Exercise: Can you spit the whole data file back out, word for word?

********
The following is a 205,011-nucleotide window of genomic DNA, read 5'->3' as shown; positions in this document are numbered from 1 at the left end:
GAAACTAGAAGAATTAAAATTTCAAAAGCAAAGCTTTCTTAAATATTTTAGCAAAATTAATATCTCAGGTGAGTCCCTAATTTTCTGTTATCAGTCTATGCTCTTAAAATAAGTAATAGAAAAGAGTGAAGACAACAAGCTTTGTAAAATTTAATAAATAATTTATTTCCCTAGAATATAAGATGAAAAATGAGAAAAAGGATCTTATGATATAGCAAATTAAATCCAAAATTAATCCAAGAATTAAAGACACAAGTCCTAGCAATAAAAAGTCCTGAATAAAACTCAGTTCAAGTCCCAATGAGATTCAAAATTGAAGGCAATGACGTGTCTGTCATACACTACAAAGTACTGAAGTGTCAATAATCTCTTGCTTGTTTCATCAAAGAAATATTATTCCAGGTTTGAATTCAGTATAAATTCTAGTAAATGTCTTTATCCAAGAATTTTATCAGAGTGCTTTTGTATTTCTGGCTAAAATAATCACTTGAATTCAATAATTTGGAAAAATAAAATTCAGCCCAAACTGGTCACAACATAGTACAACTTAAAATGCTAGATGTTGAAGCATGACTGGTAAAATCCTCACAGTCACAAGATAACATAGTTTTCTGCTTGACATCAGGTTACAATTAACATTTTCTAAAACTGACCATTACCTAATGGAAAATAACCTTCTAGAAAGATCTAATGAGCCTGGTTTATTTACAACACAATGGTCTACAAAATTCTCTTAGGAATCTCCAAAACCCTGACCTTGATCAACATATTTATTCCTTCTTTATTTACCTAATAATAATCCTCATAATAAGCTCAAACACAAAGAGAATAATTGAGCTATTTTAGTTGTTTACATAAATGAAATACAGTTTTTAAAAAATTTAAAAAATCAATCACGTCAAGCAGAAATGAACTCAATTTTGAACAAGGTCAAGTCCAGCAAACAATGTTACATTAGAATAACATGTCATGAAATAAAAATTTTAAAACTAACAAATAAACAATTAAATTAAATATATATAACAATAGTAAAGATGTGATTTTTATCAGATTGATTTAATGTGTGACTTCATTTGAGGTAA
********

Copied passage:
The following is a 205,011-nucleotide window of genomic DNA, read 5'->3' as shown; positions in this document are numbered from 1 at the left end:
GAAACTAGAAGAATTAAAATTTCAAAAGCAAAGCTTTCTTAAATATTTTAGCAAAATTAATATCTCAGGTGAGTCCCTAATTTTCTGTTATCAGTCTATGCTCTTAAAATAAGTAATAGAAAAGAGTGAAGACAACAAGCTTTGTAAAATTTAATAAATAATTTATTTCCCTAGAATATAAGATGAAAAATGAGAAAAAGGATCTTATGATATAGCAAATTAAATCCAAAATTAATCCAAGAATTAAAGACACAAGTCCTAGCAATAAAAAGTCCTGAATAAAACTCAGTTCAAGTCCCAATGAGATTCAAAATTGAAGGCAATGACGTGTCTGTCATACACTACAAAGTACTGAAGTGTCAATAATCTCTTGCTTGTTTCATCAAAGAAATATTATTCCAGGTTTGAATTCAGTATAAATTCTAGTAAATGTCTTTATCCAAGAATTTTATCAGAGTGCTTTTGTATTTCTGGCTAAAATAATCACTTGAATTCAATAATTTGGAAAAATAAAATTCAGCCCAAACTGGTCACAACATAGTACAACTTAAAATGCTAGATGTTGAAGCATGACTGGTAAAATCCTCACAGTCACAAGATAACATAGTTTTCTGCTTGACATCAGGTTACAATTAACATTTTCTAAAACTGACCATTACCTAATGGAAAATAACCTTCTAGAAAGATCTAATGAGCCTGGTTTATTTACAACACAATGGTCTACAAAATTCTCTTAGGAATCTCCAAAACCCTGACCTTGATCAACATATTTATTCCTTCTTTATTTACCTAATAATAATCCTCATAATAAGCTCAAACACAAAGAGAATAATTGAGCTATTTTAGTTGTTTACATAAATGAAATACAGTTTTTAAAAAATTTAAAAAATCAATCACGTCAAGCAGAAATGAACTCAATTTTGAACAAGGTCAAGTCCAGCAAACAATGTTACATTAGAATAACATGTCATGAAATAAAAATTTTAAAACTAACAAATAAACAATTAAATTAAATATATATAACAATAGTAAAGATGTGATTTTTATCAGATTGATTTAATGTGTGACTTCATTTGAGGTAA